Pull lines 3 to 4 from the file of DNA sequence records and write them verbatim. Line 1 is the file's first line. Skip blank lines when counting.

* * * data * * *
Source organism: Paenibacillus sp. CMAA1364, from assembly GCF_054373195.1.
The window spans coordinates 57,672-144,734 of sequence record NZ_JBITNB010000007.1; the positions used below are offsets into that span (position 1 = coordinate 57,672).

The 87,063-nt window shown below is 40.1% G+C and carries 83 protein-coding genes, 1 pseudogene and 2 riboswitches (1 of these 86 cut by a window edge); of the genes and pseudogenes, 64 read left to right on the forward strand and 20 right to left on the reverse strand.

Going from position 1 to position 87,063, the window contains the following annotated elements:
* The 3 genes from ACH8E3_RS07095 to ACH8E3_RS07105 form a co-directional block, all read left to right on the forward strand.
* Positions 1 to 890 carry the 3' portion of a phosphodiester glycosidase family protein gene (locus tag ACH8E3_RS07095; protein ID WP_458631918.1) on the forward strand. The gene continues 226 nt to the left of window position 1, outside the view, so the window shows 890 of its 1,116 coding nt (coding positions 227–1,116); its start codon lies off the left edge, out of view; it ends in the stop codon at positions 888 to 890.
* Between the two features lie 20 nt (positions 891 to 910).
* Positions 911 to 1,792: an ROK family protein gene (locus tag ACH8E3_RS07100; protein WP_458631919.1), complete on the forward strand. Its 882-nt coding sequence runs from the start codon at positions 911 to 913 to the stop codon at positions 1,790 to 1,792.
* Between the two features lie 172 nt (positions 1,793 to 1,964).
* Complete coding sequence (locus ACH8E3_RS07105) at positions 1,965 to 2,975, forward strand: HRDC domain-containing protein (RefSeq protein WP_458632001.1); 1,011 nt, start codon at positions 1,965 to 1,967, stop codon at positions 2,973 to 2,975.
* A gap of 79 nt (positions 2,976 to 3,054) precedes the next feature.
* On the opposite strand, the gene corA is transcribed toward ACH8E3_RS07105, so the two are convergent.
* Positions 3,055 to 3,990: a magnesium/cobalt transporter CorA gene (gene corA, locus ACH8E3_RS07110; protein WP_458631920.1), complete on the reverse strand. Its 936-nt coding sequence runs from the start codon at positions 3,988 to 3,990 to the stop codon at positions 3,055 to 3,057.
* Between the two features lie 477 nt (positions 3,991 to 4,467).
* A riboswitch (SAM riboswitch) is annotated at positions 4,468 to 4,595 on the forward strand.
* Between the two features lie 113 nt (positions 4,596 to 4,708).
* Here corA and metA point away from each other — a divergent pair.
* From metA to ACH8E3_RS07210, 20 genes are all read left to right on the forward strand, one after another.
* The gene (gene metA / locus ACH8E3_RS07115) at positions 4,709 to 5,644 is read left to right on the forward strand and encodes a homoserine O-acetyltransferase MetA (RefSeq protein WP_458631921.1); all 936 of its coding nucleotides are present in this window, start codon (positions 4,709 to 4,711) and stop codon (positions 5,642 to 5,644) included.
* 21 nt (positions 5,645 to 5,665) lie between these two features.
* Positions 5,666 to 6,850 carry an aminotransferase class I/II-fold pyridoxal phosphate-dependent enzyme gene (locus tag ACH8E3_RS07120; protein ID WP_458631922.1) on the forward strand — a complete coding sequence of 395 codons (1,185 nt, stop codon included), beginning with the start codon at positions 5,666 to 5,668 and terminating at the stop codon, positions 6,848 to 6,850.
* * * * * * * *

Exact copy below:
The 87,063-nt window shown below is 40.1% G+C and carries 83 protein-coding genes, 1 pseudogene and 2 riboswitches (1 of these 86 cut by a window edge); of the genes and pseudogenes, 64 read left to right on the forward strand and 20 right to left on the reverse strand.

Going from position 1 to position 87,063, the window contains the following annotated elements: